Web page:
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Calif. Appeals Court Approves Cell Phone Searches During Traffic Stops
The Blaze ^ | October 4, 2011 | Buck Sexton

Posted on 10/07/2011 12:22:10 PM PDT by Immerito

In a case explicitly decided to set a precedent, the California Appellate court has determined police officers can rifle through your cellphone during a traffic violation stop.

This is not the first time such a law has been under scrutiny. In April, the Blaze told you about the extraction devices police were using in Michigan to download the entire contents of your phone.

Florida and Georgia are among the states that give no protection to a phone during a search after a violation has been committed. In particular, Florida law treats a smartphone as a “container” for the purposes of a search, similar to say a cardboard box open on the passenger seat, despite the thousands of personal emails, contacts, and photos a phone can carry stretching back years.

But after initially striking down cell phone snooping, California has now joined the list of states that allow cops to go through your phone without a warrant if they decide to impound your car.

(Excerpt) Read more at theblaze.com ...


TOPICS: Miscellaneous
KEYWORDS: california; donutwatch; fourthamendment

1 posted on 10/07/2011 12:22:21 PM PDT by Immerito
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To: Immerito

Speechless


2 posted on 10/07/2011 12:35:08 PM PDT by rarestia (It's time to water the Tree of Liberty.)
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To: Immerito

Well, my phone is password protected. That doesn’t guarantee anything, but still...

I’m also wondering if they are allowed to access password protected info (that would be anything on my phone) without a search warrant.


3 posted on 10/07/2011 12:39:32 PM PDT by cuban leaf (Were doomed! Details at eleven.)
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To: Immerito

—similar to say a cardboard box open on the passenger seat—

What about a closed cardboard box? Again, making reference to a password protected phone.


4 posted on 10/07/2011 12:40:53 PM PDT by cuban leaf (Were doomed! Details at eleven.)
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To: cuban leaf

They’ll use the “nightstick password extraction” technique.


5 posted on 10/07/2011 12:41:29 PM PDT by MrB (The difference between a Humanist and a Satanist - the latter knows whom he's working for)
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By default, you should have your phone on auto-lock (after set amount of time). Those "smart phones" carry a LOT of information about you.

Sir, would you please enter your un-lock code?
Sorry officer, I can't remember the code.

6 posted on 10/07/2011 12:42:19 PM PDT by Michael Barnes (Obamaa+ Downgrade)
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To: rarestia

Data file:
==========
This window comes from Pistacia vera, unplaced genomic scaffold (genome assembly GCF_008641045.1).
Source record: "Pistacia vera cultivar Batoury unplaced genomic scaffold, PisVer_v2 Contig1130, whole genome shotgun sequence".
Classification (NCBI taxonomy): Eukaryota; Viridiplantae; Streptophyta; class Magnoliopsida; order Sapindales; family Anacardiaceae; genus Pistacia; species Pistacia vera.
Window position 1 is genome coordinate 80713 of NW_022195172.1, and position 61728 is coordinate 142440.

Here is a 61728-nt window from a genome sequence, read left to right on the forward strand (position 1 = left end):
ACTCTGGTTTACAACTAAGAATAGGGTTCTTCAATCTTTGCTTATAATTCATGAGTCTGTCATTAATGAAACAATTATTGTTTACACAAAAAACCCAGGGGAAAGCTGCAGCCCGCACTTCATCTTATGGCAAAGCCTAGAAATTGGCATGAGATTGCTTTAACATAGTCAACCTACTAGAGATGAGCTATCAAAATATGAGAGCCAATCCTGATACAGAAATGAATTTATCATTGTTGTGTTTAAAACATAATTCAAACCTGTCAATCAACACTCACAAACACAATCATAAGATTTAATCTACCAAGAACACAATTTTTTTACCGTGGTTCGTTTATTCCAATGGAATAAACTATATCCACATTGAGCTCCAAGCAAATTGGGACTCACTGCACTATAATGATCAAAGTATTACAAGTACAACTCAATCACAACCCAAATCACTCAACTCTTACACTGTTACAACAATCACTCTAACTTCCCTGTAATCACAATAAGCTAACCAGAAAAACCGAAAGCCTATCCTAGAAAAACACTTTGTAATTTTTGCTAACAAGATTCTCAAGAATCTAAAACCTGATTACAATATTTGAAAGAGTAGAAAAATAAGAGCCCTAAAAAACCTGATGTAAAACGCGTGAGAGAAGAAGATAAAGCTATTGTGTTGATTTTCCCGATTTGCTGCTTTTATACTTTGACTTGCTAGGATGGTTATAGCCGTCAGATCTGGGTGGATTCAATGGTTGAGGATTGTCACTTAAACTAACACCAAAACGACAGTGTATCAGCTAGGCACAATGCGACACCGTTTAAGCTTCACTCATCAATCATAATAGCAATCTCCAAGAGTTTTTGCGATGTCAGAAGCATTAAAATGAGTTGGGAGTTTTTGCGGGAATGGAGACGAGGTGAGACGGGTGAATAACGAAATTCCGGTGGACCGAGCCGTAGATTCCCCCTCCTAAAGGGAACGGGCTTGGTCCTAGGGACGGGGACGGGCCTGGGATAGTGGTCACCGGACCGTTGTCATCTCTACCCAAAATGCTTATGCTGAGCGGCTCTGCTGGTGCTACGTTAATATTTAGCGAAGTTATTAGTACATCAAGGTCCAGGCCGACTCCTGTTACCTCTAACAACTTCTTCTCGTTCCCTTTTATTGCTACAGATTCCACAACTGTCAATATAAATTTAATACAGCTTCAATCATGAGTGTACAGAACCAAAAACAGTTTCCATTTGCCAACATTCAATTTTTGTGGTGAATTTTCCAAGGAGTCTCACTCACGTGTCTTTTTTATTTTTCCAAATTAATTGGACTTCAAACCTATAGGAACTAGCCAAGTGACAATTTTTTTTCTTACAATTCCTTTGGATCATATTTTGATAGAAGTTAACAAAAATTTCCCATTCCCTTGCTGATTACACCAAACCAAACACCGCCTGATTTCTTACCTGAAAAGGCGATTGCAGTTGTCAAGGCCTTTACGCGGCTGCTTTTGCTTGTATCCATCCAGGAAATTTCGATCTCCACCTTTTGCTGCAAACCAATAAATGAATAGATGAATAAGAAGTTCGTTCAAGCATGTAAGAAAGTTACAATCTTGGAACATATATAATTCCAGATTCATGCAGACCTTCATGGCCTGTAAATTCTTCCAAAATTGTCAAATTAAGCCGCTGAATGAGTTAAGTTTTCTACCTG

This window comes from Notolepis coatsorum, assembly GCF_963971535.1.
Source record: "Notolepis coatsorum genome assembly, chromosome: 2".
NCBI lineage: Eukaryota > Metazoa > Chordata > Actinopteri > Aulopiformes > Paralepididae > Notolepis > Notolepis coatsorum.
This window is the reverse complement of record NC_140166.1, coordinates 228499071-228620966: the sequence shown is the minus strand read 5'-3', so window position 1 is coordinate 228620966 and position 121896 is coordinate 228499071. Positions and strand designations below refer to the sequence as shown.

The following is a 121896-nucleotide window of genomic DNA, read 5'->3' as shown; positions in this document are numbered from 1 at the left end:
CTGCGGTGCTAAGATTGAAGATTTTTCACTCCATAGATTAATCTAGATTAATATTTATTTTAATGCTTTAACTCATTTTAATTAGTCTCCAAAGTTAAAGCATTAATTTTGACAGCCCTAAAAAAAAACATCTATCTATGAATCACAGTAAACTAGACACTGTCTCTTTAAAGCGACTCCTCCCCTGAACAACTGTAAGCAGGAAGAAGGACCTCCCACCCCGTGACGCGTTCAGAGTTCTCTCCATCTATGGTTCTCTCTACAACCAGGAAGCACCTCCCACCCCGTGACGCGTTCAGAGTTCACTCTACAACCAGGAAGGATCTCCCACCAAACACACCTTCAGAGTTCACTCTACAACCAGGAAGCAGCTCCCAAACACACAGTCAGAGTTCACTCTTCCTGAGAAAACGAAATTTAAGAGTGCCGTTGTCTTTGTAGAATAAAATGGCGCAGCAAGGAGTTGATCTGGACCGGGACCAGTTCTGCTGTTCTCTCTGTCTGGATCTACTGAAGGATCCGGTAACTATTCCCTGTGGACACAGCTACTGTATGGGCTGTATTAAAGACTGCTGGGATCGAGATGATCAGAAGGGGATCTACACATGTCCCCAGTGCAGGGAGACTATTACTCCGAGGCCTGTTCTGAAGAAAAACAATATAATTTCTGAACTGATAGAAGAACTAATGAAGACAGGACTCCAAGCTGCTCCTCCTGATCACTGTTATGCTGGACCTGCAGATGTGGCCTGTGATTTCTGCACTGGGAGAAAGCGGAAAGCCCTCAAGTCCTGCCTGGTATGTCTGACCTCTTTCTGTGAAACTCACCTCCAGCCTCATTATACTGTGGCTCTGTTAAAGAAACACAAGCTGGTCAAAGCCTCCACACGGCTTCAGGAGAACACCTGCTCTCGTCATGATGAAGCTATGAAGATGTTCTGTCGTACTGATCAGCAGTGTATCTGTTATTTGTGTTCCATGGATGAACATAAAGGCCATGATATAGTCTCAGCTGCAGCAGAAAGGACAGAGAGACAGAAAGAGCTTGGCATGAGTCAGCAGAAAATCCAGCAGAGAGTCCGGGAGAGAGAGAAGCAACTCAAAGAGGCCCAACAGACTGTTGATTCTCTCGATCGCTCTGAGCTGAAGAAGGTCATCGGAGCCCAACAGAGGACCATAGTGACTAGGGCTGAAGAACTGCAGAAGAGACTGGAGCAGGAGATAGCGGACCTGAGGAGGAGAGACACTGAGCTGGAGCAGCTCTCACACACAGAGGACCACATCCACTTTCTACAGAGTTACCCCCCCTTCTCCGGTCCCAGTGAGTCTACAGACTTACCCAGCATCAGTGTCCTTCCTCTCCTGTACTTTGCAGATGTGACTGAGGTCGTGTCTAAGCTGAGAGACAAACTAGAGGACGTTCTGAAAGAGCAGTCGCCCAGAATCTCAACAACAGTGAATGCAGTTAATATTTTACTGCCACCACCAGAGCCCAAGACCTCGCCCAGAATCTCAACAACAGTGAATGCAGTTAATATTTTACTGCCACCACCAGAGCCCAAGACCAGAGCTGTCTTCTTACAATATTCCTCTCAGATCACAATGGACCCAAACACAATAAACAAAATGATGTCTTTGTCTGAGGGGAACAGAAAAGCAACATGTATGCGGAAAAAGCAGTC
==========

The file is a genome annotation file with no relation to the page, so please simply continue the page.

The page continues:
Me too. It’s not even a close issue. You have to be seriously statist to think you can take that info from people. If we don’t get control of our system soon, it will be too far gone to fix.


7 posted on 10/07/2011 12:42:44 PM PDT by Defiant (Calling all citizens from all over the world, this is Captain America calling.)
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To: Immerito

This so violates the Fourth Amendment, it’s not even funny.


8 posted on 10/07/2011 12:43:32 PM PDT by dfwgator
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To: Immerito

What is the law in this regard if I have an old-fashioned DayPlanner notebook? Can the cops open and flip thru that? Seems to me the phone would be the same.


9 posted on 10/07/2011 12:43:49 PM PDT by Paine in the Neck (Where's he getting these ideas? He's not smart enough to be that stupid all by himself.)
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To: Immerito

pot dispenseries everywhere, but they can search your phone.

Did you know at certain gay festivals in SanFran men are OPENLY fellating each other in public —also pee’ing on one another— WITH THE COPS LOOKING ON...?

And they do not get arrested or even cited....!

But: the cops can search your phone —for no reason.

AND: In SanFran there was a triple murder by an illegal alien MS-13 guy whom SF could not deport cuz it’s a SANCTUARY CITY...!

WOW!


10 posted on 10/07/2011 12:47:57 PM PDT by gaijin
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To: Immerito

Sir, I pulled you over because your taillight is out [SMASH].
Now hand over your phone.


11 posted on 10/07/2011 12:51:25 PM PDT by DManA
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To: Immerito

More: in SF if an illegal alien is pulled over & found to have no driver’s license he gets SPECIAL TREATMENT: he’s automatically entitled to a call to a family member or friend, and that person has 45 minutes to drive to the scene and DRIVE THE CAR AWAY.

You? You don’t get that:

Your car is towed, and in SanFran the minimum charge is over $500. If you car stays overnight that’s $60 per night.